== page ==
1,400-year-old temple discovered at Suffolk royal settlement

An exposed shallow pit in a field with angular trenches dug within it.
An exposed shallow pit in a field with angular trenches dug within it.
A possibly pre-Christian temple from the time of the East Anglian Kings, some 1,400 years ago, has been found at Rendlesham, near Sutton Hoo in Suffolk, by a team of archaeologists led by UCL researchers.

The discovery was made over the summer by Suffolk County Council’s Rendlesham Revealed community archaeology project. Last year the project uncovered the remains of a large timber royal hall, confirming the location was a royal settlement of the East Anglian Kings.

This year’s excavations also uncovered evidence of fine metalworking associated with royal occupation, including a mould used for casting decorative horse harnesses similar to the one from the nearby princely burial ground at Sutton Hoo.

The royal compound is more than twice the size than had been previously thought. It’s bounded by a 1.5 kilometre-long perimeter ditch that enclosed an area of 15 hectares, or the equivalent of about 20 football pitches.

The royal residence was part of a wider settlement complex covering 50 hectares, which is unique in the archaeology of 5 to 8 century England in its scale and complexity.

This year’s breakthrough caps a three-year campaign of excavation that challenged expectations and transformed understanding of the period.

The project’s principal academic advisor, Professor Christopher Scull (UCL Institute of Archaeology), said: "The results of excavations at Rendlesham speak vividly of the power and wealth of the East Anglian Kings, and the sophistication of the society they ruled. The possible temple, or cult house, provides rare and remarkable evidence for the practice at a royal site of the pre-Christian beliefs that underpinned early English society.

"Its distinctive and substantial foundations indicate that one of the buildings, 10 metres long and five metres wide, was unusually high and robustly built for its size, so perhaps it was constructed for a special purpose. It is most similar to buildings elsewhere in England that are seen as temples or cult houses, therefore it may have been used for pre-Christian worship by the early Kings of the East Angles."

The site at Rendlesham is identified as an East Anglian royal centre by The Venerable Bede in his Ecclesiastical History of the English People. Bede records that King Redwald, who died c. AD 625 and whose grave is thought to be the Sutton Hoo ship burial, maintained a temple in which there were altars to pre-Christian Gods alongside an altar to Christ - although he does not specifically say this this was at Rendlesham.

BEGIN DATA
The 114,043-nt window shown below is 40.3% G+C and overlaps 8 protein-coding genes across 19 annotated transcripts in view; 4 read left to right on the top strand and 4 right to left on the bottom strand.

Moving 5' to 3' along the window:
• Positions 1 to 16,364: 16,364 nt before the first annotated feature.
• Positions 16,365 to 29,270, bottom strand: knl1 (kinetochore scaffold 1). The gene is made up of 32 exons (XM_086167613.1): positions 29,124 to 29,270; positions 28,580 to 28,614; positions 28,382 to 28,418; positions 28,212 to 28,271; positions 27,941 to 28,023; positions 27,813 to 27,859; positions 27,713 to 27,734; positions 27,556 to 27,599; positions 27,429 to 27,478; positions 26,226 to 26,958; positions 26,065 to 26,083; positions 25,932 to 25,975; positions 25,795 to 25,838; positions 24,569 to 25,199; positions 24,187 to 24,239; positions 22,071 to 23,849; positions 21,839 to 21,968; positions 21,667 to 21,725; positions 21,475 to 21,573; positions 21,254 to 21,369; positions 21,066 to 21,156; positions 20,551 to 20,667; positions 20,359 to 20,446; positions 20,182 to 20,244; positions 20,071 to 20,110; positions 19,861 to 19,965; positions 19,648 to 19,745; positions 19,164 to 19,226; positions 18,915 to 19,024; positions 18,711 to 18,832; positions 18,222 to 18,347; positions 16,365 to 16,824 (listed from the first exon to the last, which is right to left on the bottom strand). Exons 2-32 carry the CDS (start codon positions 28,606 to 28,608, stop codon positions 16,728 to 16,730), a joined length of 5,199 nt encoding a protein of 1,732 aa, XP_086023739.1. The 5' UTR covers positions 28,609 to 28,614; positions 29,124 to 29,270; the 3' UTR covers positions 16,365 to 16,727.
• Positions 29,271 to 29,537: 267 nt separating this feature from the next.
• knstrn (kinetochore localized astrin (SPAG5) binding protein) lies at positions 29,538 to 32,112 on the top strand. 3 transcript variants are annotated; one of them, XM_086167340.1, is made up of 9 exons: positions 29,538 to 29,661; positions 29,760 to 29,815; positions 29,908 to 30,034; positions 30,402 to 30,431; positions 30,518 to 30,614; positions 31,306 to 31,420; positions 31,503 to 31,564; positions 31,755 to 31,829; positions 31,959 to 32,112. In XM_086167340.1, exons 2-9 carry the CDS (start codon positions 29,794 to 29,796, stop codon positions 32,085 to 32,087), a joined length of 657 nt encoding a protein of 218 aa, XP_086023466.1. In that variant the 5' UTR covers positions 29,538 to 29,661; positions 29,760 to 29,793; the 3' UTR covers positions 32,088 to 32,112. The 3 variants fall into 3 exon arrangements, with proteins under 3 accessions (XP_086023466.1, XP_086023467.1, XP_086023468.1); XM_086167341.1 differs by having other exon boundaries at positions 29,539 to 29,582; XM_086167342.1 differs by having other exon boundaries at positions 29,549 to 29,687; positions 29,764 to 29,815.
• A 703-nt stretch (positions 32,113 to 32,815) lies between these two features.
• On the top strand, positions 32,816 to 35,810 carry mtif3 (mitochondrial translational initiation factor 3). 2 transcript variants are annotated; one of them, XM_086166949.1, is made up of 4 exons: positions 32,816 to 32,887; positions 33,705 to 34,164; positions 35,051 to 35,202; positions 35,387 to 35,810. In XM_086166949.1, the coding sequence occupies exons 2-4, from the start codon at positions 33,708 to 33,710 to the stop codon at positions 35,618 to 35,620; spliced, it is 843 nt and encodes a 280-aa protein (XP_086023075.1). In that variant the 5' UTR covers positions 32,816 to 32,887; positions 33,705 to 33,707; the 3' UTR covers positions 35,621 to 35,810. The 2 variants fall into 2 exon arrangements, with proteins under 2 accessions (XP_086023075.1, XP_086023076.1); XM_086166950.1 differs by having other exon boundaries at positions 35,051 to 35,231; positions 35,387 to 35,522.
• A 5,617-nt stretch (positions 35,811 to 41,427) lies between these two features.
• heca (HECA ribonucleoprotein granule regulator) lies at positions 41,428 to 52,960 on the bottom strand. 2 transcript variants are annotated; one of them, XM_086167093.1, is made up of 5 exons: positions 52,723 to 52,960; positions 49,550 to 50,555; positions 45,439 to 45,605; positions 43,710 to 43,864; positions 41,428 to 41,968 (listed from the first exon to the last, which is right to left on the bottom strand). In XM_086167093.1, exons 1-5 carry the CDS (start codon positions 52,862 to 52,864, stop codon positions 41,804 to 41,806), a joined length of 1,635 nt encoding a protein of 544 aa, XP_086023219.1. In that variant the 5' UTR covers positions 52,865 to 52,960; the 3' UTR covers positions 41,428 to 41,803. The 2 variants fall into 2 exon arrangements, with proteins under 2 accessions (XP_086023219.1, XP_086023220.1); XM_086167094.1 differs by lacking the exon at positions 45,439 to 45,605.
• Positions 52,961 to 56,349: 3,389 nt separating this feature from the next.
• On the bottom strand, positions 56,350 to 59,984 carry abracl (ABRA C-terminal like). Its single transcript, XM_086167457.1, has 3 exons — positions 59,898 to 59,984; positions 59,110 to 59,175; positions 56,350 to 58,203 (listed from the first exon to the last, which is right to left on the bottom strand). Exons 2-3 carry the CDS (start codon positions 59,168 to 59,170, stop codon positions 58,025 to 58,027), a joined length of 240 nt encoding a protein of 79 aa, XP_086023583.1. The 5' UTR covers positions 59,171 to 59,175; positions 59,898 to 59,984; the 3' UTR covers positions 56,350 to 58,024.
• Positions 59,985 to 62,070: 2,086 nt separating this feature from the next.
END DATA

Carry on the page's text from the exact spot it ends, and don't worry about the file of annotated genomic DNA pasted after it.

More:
This summer’s excavations also revealed:

Evidence of 7 century metal working, including the discovery of waste products and a fired clay mould to make decorative horse harnesses Enclosures and evidence of earlier settlement and activity from the Neolithic (4 millennium BC), Bronze Age, Iron Age and Roman periods These archaeological discoveries show that Rendlesham has been a favoured location for human settlement and activity for 6,000 years from the fourth millennium BC to the present day, but that it was most important when a royal centre during the 6 to 8 centuries AD.

The most recent archaeology encountered was a Second World War searchlight emplacement, part of a searchlight battery recorded on US Air Force aerial photography from December 1943.

Suffolk County Council’s Deputy Cabinet Member for Protected Landscapes and Archaeology, Councillor Melanie Vigo di Gallidoro, said: "This year’s findings round off three seasons of fieldwork which confirm the international significance of Rendlesham’s archaeology and its fundamental importance for our knowledge of early England.

"Everyone involved in the project can take pride that together we have achieved something remarkable. Over 200 volunteers from the local community were involved this year, bringing the total number of volunteers to over 600 for the three-year fieldwork programme, including from the Suffolk Family Carers, Suffolk Mind, and local primary school children from Rendlesham, Eyke and Wickham Market."

Excavations are now complete and the trenches at the site backfilled, with work already underway to analyse the finds with provisional results in 2024.